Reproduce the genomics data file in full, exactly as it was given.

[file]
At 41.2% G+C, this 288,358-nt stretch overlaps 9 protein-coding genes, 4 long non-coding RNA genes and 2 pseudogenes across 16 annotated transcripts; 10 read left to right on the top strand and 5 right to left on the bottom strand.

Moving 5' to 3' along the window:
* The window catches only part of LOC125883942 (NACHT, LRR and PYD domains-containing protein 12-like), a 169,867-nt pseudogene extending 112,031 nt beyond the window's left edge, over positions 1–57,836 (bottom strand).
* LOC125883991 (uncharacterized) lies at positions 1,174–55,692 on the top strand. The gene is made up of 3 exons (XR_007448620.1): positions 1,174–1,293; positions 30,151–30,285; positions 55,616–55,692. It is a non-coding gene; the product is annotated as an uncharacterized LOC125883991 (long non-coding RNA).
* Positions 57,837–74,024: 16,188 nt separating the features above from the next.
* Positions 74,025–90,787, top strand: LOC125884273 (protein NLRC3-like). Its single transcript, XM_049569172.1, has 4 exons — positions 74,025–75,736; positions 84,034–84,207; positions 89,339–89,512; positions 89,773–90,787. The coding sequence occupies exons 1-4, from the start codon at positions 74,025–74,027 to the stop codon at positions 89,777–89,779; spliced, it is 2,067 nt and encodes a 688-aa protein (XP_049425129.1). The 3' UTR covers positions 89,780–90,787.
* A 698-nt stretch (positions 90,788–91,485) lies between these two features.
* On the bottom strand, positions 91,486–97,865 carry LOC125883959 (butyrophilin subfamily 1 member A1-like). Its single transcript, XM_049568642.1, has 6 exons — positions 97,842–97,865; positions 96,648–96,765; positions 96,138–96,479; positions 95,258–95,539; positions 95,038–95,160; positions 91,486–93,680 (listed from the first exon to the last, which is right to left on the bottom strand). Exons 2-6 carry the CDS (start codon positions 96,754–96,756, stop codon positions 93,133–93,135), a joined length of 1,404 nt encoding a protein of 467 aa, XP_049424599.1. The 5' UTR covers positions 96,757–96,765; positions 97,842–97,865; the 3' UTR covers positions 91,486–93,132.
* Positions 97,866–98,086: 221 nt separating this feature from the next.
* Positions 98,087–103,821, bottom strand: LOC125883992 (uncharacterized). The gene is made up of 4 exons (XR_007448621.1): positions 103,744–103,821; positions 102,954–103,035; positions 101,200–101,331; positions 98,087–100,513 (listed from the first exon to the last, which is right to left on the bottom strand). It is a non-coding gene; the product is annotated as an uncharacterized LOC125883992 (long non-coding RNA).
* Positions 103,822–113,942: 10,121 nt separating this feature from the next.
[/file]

At 41.2% G+C, this 288,358-nt stretch overlaps 9 protein-coding genes, 4 long non-coding RNA genes and 2 pseudogenes across 16 annotated transcripts; 10 read left to right on the top strand and 5 right to left on the bottom strand.

Moving 5' to 3' along the window:
* The window catches only part of LOC125883942 (NACHT, LRR and PYD domains-containing protein 12-like), a 169,867-nt pseudogene extending 112,031 nt beyond the window's left edge, over positions 1–57,836 (bottom strand).
* LOC125883991 (uncharacterized) lies at positions 1,174–55,692 on the top strand. The gene is made up of 3 exons (XR_007448620.1): positions 1,174–1,293; positions 30,151–30,285; positions 55,616–55,692. It is a non-coding gene; the product is annotated as an uncharacterized LOC125883991 (long non-coding RNA).
* Positions 57,837–74,024: 16,188 nt separating the features above from the next.
* Positions 74,025–90,787, top strand: LOC125884273 (protein NLRC3-like). Its single transcript, XM_049569172.1, has 4 exons — positions 74,025–75,736; positions 84,034–84,207; positions 89,339–89,512; positions 89,773–90,787. The coding sequence occupies exons 1-4, from the start codon at positions 74,025–74,027 to the stop codon at positions 89,777–89,779; spliced, it is 2,067 nt and encodes a 688-aa protein (XP_049425129.1). The 3' UTR covers positions 89,780–90,787.
* A 698-nt stretch (positions 90,788–91,485) lies between these two features.
* On the bottom strand, positions 91,486–97,865 carry LOC125883959 (butyrophilin subfamily 1 member A1-like). Its single transcript, XM_049568642.1, has 6 exons — positions 97,842–97,865; positions 96,648–96,765; positions 96,138–96,479; positions 95,258–95,539; positions 95,038–95,160; positions 91,486–93,680 (listed from the first exon to the last, which is right to left on the bottom strand). Exons 2-6 carry the CDS (start codon positions 96,754–96,756, stop codon positions 93,133–93,135), a joined length of 1,404 nt encoding a protein of 467 aa, XP_049424599.1. The 5' UTR covers positions 96,757–96,765; positions 97,842–97,865; the 3' UTR covers positions 91,486–93,132.
* Positions 97,866–98,086: 221 nt separating this feature from the next.
* Positions 98,087–103,821, bottom strand: LOC125883992 (uncharacterized). The gene is made up of 4 exons (XR_007448621.1): positions 103,744–103,821; positions 102,954–103,035; positions 101,200–101,331; positions 98,087–100,513 (listed from the first exon to the last, which is right to left on the bottom strand). It is a non-coding gene; the product is annotated as an uncharacterized LOC125883992 (long non-coding RNA).
* Positions 103,822–113,942: 10,121 nt separating this feature from the next.